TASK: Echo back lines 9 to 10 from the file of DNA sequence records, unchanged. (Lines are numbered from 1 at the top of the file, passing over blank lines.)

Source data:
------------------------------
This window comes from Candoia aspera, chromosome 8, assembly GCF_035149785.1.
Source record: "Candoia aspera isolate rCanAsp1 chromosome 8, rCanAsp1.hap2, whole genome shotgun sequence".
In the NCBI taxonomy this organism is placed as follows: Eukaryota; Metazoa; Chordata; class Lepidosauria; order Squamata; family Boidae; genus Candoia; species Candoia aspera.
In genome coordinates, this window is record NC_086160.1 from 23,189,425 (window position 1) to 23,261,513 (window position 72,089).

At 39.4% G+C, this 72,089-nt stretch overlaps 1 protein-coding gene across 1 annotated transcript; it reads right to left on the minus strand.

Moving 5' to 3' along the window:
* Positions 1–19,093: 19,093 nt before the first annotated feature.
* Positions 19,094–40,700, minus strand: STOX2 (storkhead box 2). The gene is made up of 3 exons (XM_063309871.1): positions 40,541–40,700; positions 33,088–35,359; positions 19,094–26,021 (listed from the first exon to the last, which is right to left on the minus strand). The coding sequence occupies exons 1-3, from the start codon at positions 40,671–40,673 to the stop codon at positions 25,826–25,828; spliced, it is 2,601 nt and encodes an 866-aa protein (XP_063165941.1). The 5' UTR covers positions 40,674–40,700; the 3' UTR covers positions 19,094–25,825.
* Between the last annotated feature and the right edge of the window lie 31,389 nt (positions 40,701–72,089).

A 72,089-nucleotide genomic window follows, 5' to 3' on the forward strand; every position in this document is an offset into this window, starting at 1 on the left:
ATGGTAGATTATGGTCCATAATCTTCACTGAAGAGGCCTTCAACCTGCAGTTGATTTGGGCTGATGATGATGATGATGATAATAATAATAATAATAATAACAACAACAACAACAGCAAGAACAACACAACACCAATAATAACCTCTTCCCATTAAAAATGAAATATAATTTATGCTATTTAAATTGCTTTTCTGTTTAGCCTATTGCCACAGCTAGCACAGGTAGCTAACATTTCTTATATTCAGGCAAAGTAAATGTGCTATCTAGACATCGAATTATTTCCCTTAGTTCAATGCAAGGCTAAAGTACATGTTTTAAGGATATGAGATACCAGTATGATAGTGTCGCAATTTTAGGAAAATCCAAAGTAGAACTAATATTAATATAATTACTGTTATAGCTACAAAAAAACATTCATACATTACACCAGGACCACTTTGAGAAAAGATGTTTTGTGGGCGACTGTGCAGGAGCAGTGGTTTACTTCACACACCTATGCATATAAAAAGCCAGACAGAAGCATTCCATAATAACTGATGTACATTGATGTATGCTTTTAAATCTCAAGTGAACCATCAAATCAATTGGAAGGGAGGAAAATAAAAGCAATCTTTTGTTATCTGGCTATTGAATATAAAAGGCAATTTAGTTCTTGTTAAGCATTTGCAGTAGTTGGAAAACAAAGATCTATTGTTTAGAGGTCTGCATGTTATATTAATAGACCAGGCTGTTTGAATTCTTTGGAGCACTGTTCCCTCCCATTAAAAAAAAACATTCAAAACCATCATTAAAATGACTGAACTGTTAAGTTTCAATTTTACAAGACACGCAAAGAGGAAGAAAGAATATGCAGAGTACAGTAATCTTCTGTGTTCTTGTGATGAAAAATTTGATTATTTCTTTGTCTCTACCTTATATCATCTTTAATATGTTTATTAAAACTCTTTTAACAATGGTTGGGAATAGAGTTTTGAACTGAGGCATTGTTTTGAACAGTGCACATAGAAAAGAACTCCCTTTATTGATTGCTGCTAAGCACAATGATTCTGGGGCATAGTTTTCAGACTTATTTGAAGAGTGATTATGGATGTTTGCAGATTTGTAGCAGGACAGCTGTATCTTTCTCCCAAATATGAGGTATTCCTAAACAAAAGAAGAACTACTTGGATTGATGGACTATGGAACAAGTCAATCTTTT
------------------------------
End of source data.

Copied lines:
* Between the last annotated feature and the right edge of the window lie 31,389 nt (positions 40,701–72,089).

A 72,089-nucleotide genomic window follows, 5' to 3' on the forward strand; every position in this document is an offset into this window, starting at 1 on the left: